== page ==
Dr. Steinman: First of all, if you feel your memory loss is abnormal, it is important to have it evaluated. That way, you can determine whether there is any medical process that is abnormal or requires treatment. If nothing out of the ordinary is found, the most important first step is to relax! Certain changes in memory are normal with age, and most are not related to Alzheimer's disease. The more anxiety we experience with regard to forgetfulness, the more interference we create for our memory! There are also some tips to help optimize your memory. For example, use input from a variety of sources to reinforce learning. Read the info to be remembered, write it down, and repeat it out loud. Another tip involves reviewing new info immediately, since research suggests that most forgetting occurs in the first few minutes. So, the next time you are introduced to someone, use their name in your next sentence. Estrogen may help memory, and may help in the slowing of the onset of Alzheimer's disease.
Quick GuideMenopause & Perimenopause: Symptoms, Signs
plath11976_WebMD: Is it safe to take estrogen after having a hysterectomy (ovaries still intact)? That is along with having endo.
Dr. Hann: After hysterectomy for endometriosis, one has to be careful in using estrogen. It can bring the endometriosis back, because the ovaries can harbor it.
LadyByrd_WebMD: Do changes in hormones cause blemishes again like when we were teenagers?
Dr. Hann: Skin changes during menopause is very common, including dry skin, blemishes, more moles, uneven skin tone, are more common. Also, malignant and non-malignant skin conditions can be more common.
Flooz_WebMD: What about all the talk about soy products included in daily supplements?
Dr. Hann: Soy products can work in reducing hot flashes. It may be a placebo effect, or a perception. It may also promote a feeling of well-being. We don't have any scientific data to prove these effects at this time.
Moderator: Lifestyle: Many of us are all too familiar with the physical effects of menopause. What lifestyle changes can have a positive impact on one emotionally during menopausal years?
Dr. Steinman: If there were just one change to suggest, I would have to say it would be exercise. I doubt there is much I can say that people don't know about its beneficial effects. Some of the chemical changes that occur with exercise affect brain chemistry in ways that help improve mood and stress tolerance. Exercise can also enrich your sex life and, of course, can help with heart and bone health. Make sure you get the "OK" from your health care providers prior to starting a program. Also, make sure to make it realistic, convenient, and enjoyable.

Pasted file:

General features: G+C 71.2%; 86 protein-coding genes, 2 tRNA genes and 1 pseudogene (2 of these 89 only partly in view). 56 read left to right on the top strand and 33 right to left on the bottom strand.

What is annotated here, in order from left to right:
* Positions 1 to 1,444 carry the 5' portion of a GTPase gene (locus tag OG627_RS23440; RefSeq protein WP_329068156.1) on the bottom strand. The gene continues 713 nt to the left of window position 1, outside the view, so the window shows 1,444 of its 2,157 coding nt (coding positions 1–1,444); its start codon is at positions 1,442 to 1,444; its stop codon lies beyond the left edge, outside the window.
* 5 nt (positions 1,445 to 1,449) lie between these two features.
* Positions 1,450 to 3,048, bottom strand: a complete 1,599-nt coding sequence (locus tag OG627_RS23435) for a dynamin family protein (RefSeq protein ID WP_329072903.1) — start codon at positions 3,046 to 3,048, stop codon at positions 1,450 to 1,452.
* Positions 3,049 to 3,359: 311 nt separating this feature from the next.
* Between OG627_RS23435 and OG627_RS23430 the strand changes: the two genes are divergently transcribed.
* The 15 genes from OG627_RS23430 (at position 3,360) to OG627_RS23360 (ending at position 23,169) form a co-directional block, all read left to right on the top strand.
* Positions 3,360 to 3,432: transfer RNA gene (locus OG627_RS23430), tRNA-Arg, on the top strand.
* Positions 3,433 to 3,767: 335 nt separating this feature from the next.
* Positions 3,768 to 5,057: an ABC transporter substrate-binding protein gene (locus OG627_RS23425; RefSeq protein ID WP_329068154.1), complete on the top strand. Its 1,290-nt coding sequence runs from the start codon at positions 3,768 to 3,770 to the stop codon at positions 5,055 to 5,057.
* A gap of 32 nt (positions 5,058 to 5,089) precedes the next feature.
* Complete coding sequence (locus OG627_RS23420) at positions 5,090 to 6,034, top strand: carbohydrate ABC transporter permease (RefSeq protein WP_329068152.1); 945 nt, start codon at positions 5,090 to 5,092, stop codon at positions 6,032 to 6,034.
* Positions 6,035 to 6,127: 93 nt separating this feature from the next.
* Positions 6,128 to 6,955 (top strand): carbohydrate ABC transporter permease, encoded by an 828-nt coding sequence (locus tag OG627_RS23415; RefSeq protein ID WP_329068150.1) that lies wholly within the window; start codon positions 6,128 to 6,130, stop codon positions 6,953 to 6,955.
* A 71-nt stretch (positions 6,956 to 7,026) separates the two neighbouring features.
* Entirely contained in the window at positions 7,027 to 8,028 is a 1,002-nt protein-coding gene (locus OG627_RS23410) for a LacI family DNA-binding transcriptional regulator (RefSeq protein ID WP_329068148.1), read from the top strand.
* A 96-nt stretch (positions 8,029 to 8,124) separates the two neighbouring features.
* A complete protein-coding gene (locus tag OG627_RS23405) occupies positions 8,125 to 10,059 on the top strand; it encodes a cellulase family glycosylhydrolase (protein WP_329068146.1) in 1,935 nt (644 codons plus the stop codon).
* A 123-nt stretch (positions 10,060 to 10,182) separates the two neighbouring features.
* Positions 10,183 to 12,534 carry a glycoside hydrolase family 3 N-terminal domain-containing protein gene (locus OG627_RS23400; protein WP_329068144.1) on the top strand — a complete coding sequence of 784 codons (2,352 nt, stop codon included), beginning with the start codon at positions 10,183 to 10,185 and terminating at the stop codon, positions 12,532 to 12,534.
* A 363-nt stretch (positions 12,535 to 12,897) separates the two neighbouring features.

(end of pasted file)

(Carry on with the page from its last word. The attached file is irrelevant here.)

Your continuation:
Dr. Hann: Other lifestyle changes are diet changes - low carbs, low fat, high protein (in moderation), smaller portions, less caffeine, less alcohol and, of course, no cigarettes!
Flooz_WebMD: At age 47, I still don't know what symptoms to look for to know if I am going through menopause. I feel normal up to this point. Still taking the pill.
Dr. Hann: Even if you're on the pill, when you start menopause, there will be some changes. First, you might notice hot flashes. Insomnia, vaginal dryness, mood swings. Of course, you may start late, and/or may have minimal changes that you will notice. Very lucky, if that's the case!
Moderator: Sex: Let's talk now about sex after menopause... In The Menopause Workbook, you have a page titled: A Prescription for a Good Sex Life. Could you tell us about this?
Dr. Dosh: During menopause, there are changes that will occur in sex life. It's not something to fear. However, it does require communication between partners and some adjustments in your lovemaking. You will perhaps need to take into consideration vaginal dryness, change in sexual desire (either more or less) More frequent sexual activity may help optimize lubrication ability. The old saying, "Use it or lose it" applies here.
Dr. Hann: There are testosterone creams and testosterone tablets available on the market, by prescription. DHEA in low doses also can help. FOREPLAY IS THE KEY!!! AND LOTS OF IMAGINATION AND FUN HELPS!!!
Dr. Steinman: Many people are surprised to learn that some women actually experience an increase in sex drive at this time.
Moderator: Mood: Does menopause cause depression?